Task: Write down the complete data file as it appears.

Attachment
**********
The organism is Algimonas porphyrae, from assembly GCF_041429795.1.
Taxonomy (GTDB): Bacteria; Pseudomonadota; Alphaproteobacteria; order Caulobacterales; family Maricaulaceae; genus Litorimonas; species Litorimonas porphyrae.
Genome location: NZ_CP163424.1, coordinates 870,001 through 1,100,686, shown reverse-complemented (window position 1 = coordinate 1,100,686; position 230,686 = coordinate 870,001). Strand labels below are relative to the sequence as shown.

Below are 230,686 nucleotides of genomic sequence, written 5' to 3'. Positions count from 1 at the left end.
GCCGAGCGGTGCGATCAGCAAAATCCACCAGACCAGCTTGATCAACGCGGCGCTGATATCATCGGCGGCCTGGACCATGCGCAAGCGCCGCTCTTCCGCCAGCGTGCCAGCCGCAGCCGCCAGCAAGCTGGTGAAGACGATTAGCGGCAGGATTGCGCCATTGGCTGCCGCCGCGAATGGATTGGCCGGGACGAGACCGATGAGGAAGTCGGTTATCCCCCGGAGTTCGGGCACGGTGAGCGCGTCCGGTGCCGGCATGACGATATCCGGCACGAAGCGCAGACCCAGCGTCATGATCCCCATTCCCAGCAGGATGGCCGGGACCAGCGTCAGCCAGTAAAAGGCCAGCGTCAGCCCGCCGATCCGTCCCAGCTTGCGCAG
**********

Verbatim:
The organism is Algimonas porphyrae, from assembly GCF_041429795.1.
Taxonomy (GTDB): Bacteria; Pseudomonadota; Alphaproteobacteria; order Caulobacterales; family Maricaulaceae; genus Litorimonas; species Litorimonas porphyrae.
Genome location: NZ_CP163424.1, coordinates 870,001 through 1,100,686, shown reverse-complemented (window position 1 = coordinate 1,100,686; position 230,686 = coordinate 870,001). Strand labels below are relative to the sequence as shown.

Below are 230,686 nucleotides of genomic sequence, written 5' to 3'. Positions count from 1 at the left end.
GCCGAGCGGTGCGATCAGCAAAATCCACCAGACCAGCTTGATCAACGCGGCGCTGATATCATCGGCGGCCTGGACCATGCGCAAGCGCCGCTCTTCCGCCAGCGTGCCAGCCGCAGCCGCCAGCAAGCTGGTGAAGACGATTAGCGGCAGGATTGCGCCATTGGCTGCCGCCGCGAATGGATTGGCCGGGACGAGACCGATGAGGAAGTCGGTTATCCCCCGGAGTTCGGGCACGGTGAGCGCGTCCGGTGCCGGCATGACGATATCCGGCACGAAGCGCAGACCCAGCGTCATGATCCCCATTCCCAGCAGGATGGCCGGGACCAGCGTCAGCCAGTAAAAGGCCAGCGTCAGCCCGCCGATCCGTCCCAGCTTGCGCAG